The Supreme Court stated in State (NCT of Delhi) v. Navjot Sandhu @ Afzal Guru (2005) that the question of admissibility of an illegally intercepted telephone conversation was no longer res Integra (a case or a question that has not been examined or passed upon), observing that a tape-recording of a relevant conversation is a relevant fact and thus admissible under Section 7 of the Indian Evidence Act, 1872. It’s worth noting that in People’ Union for Civil Liberties (PUCL) v. Union of India (1997), the Supreme Court declared that phone tapping violated the right to privacy and established guidelines for the use of governmental monitoring. Despite this, the court did not rule on the evidence exclusionary rule based on the legality of the techniques used to get it.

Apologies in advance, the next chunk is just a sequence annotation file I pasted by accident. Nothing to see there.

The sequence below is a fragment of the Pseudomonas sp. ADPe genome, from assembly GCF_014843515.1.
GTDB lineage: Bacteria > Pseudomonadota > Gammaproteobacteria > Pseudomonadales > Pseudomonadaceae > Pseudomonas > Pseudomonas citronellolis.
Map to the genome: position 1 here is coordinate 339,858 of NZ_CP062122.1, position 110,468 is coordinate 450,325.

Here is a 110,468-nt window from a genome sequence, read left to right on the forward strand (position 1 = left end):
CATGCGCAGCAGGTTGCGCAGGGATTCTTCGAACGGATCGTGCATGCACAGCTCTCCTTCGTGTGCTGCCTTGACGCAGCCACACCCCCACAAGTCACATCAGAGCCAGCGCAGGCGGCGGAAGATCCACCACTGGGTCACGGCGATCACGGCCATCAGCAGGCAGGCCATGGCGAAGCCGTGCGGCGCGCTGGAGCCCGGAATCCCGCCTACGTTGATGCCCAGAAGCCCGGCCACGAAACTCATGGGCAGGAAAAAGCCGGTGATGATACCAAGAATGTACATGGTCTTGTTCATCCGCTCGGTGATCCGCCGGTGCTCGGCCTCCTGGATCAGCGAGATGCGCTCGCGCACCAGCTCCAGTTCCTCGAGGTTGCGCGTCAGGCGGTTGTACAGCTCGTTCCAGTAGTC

Right to privacy as a fundamental right

The situation has since altered, with a Constitutional Bench recognizing the Right to Privacy as a fundamental right in 2018 under Article 21 of the Constitution of India. This means that no constitutional provision prohibiting the admission of illegally obtained evidence can be alleged. Furthermore, the philosophy followed by the Indian criminal justice system must not violate the right to privacy, or it will be declared illegal. As a result, the Supreme Court’s decision in M.P. Sharma vs Satish Chandra (1954), which found that the United States Fourth Amendment could not be incorporated into the Constitution’s provision against self-incrimination, was overturned. The court also overturned several decisions that held opposing viewpoints, such as Kharak Singh vs the State of UP (1964), which was cited in the R.M. Malkani case.